It was not love at first sight for me and the yellow submarine. But when my father informed me that it was "this car or nothing," I immediately sensed a warm and fuzzy feeling about that car. This thing was huge. And as my dad said, he wanted "lots of metal" around me.I'm certain that had nothing to do with his lack of confidence in my driving ...I had learned everything I needed to know from the Tom Sneva School of Safe Driving. As any good parent would say,”It’s the OTHER drivers I’m worried about.”
This tank was also a gas guzzler. Averaged approximately 8 miles per gallon. Fortunately gas was only $.92 when I got my license. Yes, all you whippersnappers...go ahead and snicker. I'm old. And the economy is in the toilet as of late. I blame that more than the fact that it's been 22 years since the state of Indiana granted me my license. Ok, on second thought, I’m old. I should not have done the math on that.The other thing to mention about this car is that the front seat was a bench. Now for most people this would not be a problem. However, if you know me, you can probably assume what the problem with this was: the seat would only move forward so far. Even with the seat pushed up as far as it would budge, I had to lean forward to reach the petals well. Yes, ‘tis true – I am not the tallest woman God ever created.
The other issue with having the bench all the way forward was that my front seat passenger was all up in the dashboard. Anyone in the backseat, on the flipside, had a more than generous portion of leg room. So much so that multiple passengers would fight to NOT have to ride shotgun with me. The unlucky one of the bunch had to ride in the dash. Even my winsome smile and charming personality couldn’t entice anyone up front. There were times (too numerous to mention) in which I looked like a chauffeur and everyone else rode in the back. Such nice friends I had.In addition to the numerous discussions about the discomfort in the front seat, there were also multiple comments made (predominantly by my male friends) about the size of backseat; I will refrain from mentioning those here. We try to keep this blog classy.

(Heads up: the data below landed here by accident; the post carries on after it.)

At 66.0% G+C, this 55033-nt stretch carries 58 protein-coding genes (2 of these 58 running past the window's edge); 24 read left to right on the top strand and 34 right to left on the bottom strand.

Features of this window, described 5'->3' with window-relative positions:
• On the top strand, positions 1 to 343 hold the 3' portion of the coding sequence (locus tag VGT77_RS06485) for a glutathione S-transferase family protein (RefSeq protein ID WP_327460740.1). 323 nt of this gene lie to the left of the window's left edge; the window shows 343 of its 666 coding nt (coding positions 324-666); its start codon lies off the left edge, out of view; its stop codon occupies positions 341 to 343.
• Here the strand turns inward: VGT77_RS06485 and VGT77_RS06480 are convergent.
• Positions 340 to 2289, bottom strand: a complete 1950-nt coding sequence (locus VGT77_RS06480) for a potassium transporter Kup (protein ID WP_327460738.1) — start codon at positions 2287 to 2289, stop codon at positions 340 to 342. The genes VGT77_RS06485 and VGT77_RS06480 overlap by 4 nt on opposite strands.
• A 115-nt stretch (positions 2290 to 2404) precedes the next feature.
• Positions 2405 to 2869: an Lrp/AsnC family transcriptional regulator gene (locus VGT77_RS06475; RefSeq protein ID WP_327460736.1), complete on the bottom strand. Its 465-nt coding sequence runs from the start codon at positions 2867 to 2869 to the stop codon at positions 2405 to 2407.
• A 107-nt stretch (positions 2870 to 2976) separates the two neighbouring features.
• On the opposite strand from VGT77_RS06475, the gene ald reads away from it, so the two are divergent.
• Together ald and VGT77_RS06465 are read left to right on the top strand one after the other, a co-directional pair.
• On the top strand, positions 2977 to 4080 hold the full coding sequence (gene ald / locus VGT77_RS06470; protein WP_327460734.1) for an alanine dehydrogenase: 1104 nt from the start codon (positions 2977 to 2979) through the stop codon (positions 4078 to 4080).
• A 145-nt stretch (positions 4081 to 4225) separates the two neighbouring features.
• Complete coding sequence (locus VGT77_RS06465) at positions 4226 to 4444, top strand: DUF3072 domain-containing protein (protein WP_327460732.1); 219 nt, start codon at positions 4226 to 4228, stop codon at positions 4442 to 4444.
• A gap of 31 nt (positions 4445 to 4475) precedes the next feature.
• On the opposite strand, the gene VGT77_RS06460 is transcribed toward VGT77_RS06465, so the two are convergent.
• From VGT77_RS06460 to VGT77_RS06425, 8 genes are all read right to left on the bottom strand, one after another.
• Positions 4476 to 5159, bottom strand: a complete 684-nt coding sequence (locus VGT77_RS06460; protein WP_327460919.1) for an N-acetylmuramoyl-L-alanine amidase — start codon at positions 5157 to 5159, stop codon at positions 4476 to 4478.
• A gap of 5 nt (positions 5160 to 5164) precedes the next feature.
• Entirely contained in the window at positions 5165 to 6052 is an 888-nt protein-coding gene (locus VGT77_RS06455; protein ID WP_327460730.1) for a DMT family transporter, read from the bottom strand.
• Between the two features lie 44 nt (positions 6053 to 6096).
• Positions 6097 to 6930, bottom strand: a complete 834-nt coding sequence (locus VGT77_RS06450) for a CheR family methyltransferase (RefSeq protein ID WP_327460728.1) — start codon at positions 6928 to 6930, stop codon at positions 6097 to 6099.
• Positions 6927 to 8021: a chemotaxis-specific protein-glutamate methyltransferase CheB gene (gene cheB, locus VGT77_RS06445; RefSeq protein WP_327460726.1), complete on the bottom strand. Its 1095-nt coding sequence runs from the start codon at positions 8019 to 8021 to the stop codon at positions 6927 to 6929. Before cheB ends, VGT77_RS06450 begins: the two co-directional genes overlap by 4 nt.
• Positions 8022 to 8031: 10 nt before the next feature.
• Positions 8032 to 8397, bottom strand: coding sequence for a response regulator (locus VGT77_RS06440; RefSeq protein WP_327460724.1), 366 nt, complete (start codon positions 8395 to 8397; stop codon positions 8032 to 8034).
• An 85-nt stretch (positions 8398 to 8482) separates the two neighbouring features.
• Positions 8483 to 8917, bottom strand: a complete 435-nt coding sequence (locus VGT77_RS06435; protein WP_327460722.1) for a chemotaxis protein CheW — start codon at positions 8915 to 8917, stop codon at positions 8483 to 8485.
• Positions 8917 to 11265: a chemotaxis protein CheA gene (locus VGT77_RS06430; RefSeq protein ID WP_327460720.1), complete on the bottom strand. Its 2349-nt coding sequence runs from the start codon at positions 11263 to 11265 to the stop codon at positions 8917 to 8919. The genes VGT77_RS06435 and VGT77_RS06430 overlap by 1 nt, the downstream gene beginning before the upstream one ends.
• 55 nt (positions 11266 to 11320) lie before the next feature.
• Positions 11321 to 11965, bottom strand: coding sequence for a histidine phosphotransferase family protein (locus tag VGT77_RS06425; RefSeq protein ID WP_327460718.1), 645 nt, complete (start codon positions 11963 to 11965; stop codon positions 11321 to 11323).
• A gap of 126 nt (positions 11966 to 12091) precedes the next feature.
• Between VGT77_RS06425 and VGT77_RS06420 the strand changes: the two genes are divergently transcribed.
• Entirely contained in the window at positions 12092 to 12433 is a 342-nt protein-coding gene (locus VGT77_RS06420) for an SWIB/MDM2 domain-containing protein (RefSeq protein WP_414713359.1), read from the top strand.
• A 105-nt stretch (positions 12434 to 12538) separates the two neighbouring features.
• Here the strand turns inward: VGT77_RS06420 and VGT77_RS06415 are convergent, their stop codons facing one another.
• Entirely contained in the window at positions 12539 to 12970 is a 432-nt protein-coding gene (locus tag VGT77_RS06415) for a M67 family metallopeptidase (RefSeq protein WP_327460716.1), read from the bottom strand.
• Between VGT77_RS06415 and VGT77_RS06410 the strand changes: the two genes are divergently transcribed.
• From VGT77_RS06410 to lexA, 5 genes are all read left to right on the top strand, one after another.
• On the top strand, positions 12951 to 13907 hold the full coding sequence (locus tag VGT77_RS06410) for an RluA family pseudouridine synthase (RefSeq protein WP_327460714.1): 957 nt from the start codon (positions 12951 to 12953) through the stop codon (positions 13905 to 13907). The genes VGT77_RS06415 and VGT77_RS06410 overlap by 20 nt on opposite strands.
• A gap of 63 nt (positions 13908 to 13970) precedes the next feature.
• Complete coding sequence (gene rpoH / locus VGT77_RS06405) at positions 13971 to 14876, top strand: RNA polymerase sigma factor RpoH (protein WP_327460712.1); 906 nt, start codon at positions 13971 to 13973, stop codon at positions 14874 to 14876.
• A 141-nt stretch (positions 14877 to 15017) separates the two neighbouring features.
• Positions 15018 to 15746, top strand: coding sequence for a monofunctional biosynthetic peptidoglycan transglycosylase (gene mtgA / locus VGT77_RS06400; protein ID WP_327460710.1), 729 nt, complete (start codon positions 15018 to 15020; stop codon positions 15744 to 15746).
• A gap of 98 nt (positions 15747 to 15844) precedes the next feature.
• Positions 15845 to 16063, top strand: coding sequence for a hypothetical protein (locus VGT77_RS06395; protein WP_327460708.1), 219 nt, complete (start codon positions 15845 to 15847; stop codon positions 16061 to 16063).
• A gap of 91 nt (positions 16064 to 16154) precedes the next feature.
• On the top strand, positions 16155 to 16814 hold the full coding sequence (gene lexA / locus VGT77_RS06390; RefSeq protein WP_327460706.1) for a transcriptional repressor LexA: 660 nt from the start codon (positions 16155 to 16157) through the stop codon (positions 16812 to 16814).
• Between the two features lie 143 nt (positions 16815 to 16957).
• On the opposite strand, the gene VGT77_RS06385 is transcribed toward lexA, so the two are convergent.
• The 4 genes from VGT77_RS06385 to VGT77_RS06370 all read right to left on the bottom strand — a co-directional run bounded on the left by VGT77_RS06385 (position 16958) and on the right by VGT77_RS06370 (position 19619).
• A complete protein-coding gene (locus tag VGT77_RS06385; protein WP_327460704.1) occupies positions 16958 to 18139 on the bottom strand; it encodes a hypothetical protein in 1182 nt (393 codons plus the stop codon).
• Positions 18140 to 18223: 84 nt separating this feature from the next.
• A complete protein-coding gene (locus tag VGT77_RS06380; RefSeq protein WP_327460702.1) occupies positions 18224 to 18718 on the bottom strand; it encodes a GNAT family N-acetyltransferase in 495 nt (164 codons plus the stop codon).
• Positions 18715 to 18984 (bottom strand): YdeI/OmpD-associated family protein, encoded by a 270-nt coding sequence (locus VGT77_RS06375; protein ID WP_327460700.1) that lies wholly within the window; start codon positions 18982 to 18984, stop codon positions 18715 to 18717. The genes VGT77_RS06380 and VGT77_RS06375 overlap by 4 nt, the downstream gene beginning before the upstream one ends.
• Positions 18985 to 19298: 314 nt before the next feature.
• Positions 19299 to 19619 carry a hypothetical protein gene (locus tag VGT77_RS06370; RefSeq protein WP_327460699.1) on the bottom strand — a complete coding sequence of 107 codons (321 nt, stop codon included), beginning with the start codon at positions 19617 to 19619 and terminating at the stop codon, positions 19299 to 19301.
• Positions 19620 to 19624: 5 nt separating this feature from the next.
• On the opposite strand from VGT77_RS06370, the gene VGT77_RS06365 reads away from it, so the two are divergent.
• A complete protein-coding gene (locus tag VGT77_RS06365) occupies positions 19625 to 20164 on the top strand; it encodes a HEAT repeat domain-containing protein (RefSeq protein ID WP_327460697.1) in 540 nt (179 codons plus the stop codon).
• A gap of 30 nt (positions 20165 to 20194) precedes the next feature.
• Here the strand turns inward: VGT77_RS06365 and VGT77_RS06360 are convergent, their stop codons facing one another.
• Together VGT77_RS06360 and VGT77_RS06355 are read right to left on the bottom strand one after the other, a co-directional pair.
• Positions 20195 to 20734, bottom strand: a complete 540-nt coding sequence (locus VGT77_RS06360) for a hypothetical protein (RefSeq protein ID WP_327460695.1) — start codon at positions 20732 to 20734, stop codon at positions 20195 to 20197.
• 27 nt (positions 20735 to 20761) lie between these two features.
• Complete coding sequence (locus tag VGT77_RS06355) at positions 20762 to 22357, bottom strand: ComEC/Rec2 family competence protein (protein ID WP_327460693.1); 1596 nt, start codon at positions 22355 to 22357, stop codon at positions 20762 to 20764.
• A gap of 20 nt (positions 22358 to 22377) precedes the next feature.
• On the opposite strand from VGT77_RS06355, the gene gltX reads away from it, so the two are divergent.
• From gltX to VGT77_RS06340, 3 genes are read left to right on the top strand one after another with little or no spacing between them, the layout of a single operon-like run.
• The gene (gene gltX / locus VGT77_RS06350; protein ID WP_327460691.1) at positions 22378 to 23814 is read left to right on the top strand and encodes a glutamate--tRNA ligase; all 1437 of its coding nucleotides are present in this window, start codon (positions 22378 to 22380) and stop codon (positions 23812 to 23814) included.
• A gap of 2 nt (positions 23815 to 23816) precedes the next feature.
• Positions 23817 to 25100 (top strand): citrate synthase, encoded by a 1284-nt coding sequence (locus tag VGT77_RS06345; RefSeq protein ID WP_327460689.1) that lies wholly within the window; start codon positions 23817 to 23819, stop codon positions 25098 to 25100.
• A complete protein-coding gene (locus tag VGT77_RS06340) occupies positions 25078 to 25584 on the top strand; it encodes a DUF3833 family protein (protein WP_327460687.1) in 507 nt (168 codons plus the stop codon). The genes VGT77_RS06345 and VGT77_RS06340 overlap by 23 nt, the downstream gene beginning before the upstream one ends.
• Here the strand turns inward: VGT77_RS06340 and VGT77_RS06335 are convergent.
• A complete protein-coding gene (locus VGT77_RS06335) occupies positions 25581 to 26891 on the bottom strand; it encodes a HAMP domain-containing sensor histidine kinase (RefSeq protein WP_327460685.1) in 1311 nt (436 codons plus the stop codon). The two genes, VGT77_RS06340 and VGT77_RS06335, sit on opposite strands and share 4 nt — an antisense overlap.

So fast-forward to today. The PBA have their assigned seats in the car (which is no longer the yellow submarine, I am happy to report). It’s not at all that I care about which seat they select…it’s more about territory rights. For some reason, my 11yo likes to sit behind the passenger and the 9yo sits behind the driver. Who knows the rationale behind it and I, honestly, have never cared enough to inquire.But today, the 9yo needed to charge his IPod so he asked if he they could switch seats, just for this evening, in order to reach the charger in the back. The 11yo agreed (and without argument, I must add...I was bracing for it and it did not come to pass. You know…the territory thing. “I don’t NEED the outlet but I don’t really want you to have access to it either.” I’m certain that your children never do such things, but take my word for it…it happens. Often.
So the 11yo was seated behind me as we’re driving to soccer practice. I have to be honest, it did throw me off a little bit to have him there. You know how it is…things are “normal”. Anyway, about 5 minutes into the drive he said, “Wow, your seat is really far up there. A lot further up than when you ride on that side.”“Yes, I’m short. Did you just now notice?”
“No, I noticed before, but I didn’t realize how far up you had to sit so you could drive the car.”Yes, he's lacking a filter. But now that he’s realized that there’s so much more leg room over there (and what with his legs quickly gaining on mine every day), I guarantee that he’ll be jockeying for that spot every time. I hope the 9yo is as gracious about giving it up.
|Me with my yellow submarine...or as my dad said "Big Car, Big Hair"|